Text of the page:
I’ve been living in New York City since February 2012. I love the city but not for its mammal watching. That said, there are Grey Squirrels in Central Park and if you want to risk the place at night then Skunks, Opossums and Raccoons are reputedly common. In fact I saw a Raccoon at 6 p.m. in May 2011. But you could also drink Margaritas and eat in any of 10,000 restaurants so why bother?
The rest of the State has more mammals and fewer distractions, but I have not spent much time looking for them.
I have seen White-tailed Deer on Long Island and upstate New York, as well as a Porcupine in the Catskills and also caught Deer Mice and Short-tailed Shrews too in the forest up there.
Fishers are also relatively common in the Albany area though I have yet to see them there. The Albany Pine Bush Discovery Centre is one place to focus efforts as Fishers are frequently camera trapped there, especially at night.
In mid-February 2009 I was reliably informed by Andrew Block that there was a juvenile Harp Seal on eastern Long Island at Shinnecock Bay, near the Ponquague bridge. I was there a fortnight later and took a look. I couldn’t see a Harp Seal but there were plenty of Harbour Seals.
I returned to the same same spot with Andrew in January 2013 and we saw a Harp Seal in almost exactly the same place that he’d seen one four years earlier. It was hauled out on a sand island a few hundred yards east of the Ponquogue Bridge. The animal was on its own on the beach of a small island out in Shinnecock Bay, and the island had a basic blind (presumably a hunting blind?) set up on the northern end. It was much too far away for pictures and even through a scope it was difficult to get a clear look because of the (freezing) wind. But Andrew and I estimated it was 5ft long. The animal was tan – a slightly grey tan and a little paler than the sand – and we couldn’t see any significant spotting on it.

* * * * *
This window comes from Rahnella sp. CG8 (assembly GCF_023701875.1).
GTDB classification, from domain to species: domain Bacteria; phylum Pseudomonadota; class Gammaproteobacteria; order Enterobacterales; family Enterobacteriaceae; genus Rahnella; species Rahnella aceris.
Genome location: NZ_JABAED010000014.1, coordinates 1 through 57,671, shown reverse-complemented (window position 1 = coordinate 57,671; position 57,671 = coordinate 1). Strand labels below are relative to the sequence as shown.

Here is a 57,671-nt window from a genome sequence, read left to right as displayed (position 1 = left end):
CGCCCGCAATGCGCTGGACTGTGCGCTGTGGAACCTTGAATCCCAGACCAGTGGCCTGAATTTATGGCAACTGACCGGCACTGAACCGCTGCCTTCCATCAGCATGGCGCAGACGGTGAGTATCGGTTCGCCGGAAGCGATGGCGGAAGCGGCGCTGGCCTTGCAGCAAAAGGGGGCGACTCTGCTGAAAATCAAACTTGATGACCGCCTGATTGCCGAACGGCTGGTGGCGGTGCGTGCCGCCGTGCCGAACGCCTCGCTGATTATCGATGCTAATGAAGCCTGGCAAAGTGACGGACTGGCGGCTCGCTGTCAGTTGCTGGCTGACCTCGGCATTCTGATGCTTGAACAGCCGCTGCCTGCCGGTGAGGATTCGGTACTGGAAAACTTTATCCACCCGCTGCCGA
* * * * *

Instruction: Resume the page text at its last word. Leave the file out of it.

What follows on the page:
There are a growing number of records of Harp Seals (usually juveniles) each year on Long Island between January and May. Hooded Seals are also increasingly finding their way to these waters too, as well as occasional Ringed Seals.
Our expedition that day also found a bird that was almost as good as a mammal.
Upper Delaware River (New York/Pennsylvania border), 2023: Vladimir Dinets, 5 hours & 5 species including Fisher, Mink and Otter.
Northeast USA & Quebec: Mihir Zaveri’s note includes an American Marten in New Hampshire, Beavers near New York City & Belugas in Quebec.
Adirondacks, July 2021: Vladimir Dinets’ brief note of 7 species including a Mink near Wilmington.
Adirondacks, January 2021: Vladimir Dinets, with notes of many mammal tracks in the snow and sightings including Northern Flying Squirrel and Southern Bog Lemming.
Wallkill River & Shawangunk N.W.R, 2020: Andrew Block’s note of a day out including Mink and Muskrat.
Harp Seal at Albany, March 2019
River Otter in Long Island Sound, March 2019
RFI: Mammals of New York State (August, 2014)